Writing by hand actually improves memory and can be therapeutic and calming in and of itself. Did you ever wonder why teachers would encourage you to take notes in class and write down something over and over that you were trying to memorize? It’s because the physical act of writing actually helps you slow down, increase focus and remember more! In this way, writing down affirmations could be a powerful practice!
According to Nancy Olson from Forbes magazine, handwriting with an actual pen and paper positively impacts the brain by:
- Increasing neural activity in certain sections of the brain, similar to meditation.
- Sharpening the brain and helps us learn- it actually activates large regions of the brain responsible for thinking, language, healing and working memory.
- Forcing us to slow down and smell the ink and sparks creativity
Different Ways of Journaling
First and foremost, there’s no “right or wrong” way of doing it! Actually, many different types of therapy incorporate some type of journaling or self-monitoring into the work that you’ll do with your therapist. One example is Dialectical Behavior Therapy (DBT). DBT uses what is called a “diary card” to track behaviors and coping skills daily to better recognize what behaviors a person may want to change. This is considered a form of journaling. However, your journaling practice does not have to be that structured. It can be free-flowing on the page, just putting words to your current emotions and experience.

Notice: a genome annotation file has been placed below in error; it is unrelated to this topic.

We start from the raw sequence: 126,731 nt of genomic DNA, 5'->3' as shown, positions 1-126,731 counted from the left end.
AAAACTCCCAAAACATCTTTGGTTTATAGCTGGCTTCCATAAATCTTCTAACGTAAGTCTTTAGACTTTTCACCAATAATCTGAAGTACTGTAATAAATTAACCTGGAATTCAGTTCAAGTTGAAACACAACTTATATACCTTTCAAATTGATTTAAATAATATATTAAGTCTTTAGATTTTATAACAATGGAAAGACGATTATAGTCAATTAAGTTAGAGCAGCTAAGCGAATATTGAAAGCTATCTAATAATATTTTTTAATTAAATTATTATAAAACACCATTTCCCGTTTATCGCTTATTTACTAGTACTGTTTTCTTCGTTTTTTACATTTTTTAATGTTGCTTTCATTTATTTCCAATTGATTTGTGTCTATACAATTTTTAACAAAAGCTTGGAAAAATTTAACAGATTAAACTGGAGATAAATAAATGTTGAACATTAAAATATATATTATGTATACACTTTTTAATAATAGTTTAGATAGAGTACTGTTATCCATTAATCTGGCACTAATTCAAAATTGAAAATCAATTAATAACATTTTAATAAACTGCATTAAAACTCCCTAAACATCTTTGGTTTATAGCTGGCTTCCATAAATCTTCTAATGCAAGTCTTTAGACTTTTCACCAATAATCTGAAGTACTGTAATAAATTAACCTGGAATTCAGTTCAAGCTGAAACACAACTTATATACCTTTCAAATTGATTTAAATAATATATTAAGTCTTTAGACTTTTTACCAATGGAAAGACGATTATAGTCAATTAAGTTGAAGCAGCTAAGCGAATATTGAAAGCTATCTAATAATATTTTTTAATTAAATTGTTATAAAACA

Here are some things to consider trying if you are looking to start a journaling practice or switch up what you’re already doing:
- Setting a timer and free writing about your current emotional state for 5-10 minutes
- Experimenting with writing longhand and typing
- Don’t have a lot of time? Try “bullet journaling” your thoughts
- Experimenting with adding some visual elements to your journaling (doodles, or doing a completely word-free journal!)
- Focusing on gratitude and affirmations
- Use inspirational quotes or books to reflect on
- Setting short-term and long-term goals and sketch out a plan to accomplish them
- Journal in the form of letters to people you want to express something to (you don’t have to mail them)
- Reviewing your entries periodically and reflecting on them
When is the best time to Journal?